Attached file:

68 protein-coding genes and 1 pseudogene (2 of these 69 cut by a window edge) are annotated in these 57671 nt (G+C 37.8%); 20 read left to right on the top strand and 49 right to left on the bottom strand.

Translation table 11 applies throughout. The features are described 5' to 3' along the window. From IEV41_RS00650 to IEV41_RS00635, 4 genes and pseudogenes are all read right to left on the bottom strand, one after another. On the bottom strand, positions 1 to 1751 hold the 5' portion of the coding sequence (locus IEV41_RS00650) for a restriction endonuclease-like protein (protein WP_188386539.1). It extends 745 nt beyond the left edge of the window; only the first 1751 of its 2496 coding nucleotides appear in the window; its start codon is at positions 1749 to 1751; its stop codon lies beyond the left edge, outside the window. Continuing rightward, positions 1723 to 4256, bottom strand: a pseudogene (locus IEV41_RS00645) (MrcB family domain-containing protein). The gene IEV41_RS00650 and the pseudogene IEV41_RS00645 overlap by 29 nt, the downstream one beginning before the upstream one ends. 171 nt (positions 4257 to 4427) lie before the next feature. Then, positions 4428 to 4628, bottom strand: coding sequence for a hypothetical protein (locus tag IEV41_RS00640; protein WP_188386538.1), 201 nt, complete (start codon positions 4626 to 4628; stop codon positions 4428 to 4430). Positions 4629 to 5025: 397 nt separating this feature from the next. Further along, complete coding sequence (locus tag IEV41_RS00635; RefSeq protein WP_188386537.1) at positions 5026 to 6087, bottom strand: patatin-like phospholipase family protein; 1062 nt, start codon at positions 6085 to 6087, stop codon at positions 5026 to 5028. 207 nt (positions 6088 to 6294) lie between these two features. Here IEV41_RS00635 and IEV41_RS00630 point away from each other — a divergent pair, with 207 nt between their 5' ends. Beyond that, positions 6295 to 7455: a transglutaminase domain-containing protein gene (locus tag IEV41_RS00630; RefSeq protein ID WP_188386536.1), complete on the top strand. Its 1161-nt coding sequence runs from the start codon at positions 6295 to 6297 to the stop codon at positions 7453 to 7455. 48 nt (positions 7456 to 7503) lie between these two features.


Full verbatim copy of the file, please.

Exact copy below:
68 protein-coding genes and 1 pseudogene (2 of these 69 cut by a window edge) are annotated in these 57671 nt (G+C 37.8%); 20 read left to right on the top strand and 49 right to left on the bottom strand.

Translation table 11 applies throughout. The features are described 5' to 3' along the window. From IEV41_RS00650 to IEV41_RS00635, 4 genes and pseudogenes are all read right to left on the bottom strand, one after another. On the bottom strand, positions 1 to 1751 hold the 5' portion of the coding sequence (locus IEV41_RS00650) for a restriction endonuclease-like protein (protein WP_188386539.1). It extends 745 nt beyond the left edge of the window; only the first 1751 of its 2496 coding nucleotides appear in the window; its start codon is at positions 1749 to 1751; its stop codon lies beyond the left edge, outside the window. Continuing rightward, positions 1723 to 4256, bottom strand: a pseudogene (locus IEV41_RS00645) (MrcB family domain-containing protein). The gene IEV41_RS00650 and the pseudogene IEV41_RS00645 overlap by 29 nt, the downstream one beginning before the upstream one ends. 171 nt (positions 4257 to 4427) lie before the next feature. Then, positions 4428 to 4628, bottom strand: coding sequence for a hypothetical protein (locus tag IEV41_RS00640; protein WP_188386538.1), 201 nt, complete (start codon positions 4626 to 4628; stop codon positions 4428 to 4430). Positions 4629 to 5025: 397 nt separating this feature from the next. Further along, complete coding sequence (locus tag IEV41_RS00635; RefSeq protein WP_188386537.1) at positions 5026 to 6087, bottom strand: patatin-like phospholipase family protein; 1062 nt, start codon at positions 6085 to 6087, stop codon at positions 5026 to 5028. 207 nt (positions 6088 to 6294) lie between these two features. Here IEV41_RS00635 and IEV41_RS00630 point away from each other — a divergent pair, with 207 nt between their 5' ends. Beyond that, positions 6295 to 7455: a transglutaminase domain-containing protein gene (locus tag IEV41_RS00630; RefSeq protein ID WP_188386536.1), complete on the top strand. Its 1161-nt coding sequence runs from the start codon at positions 6295 to 6297 to the stop codon at positions 7453 to 7455. 48 nt (positions 7456 to 7503) lie between these two features.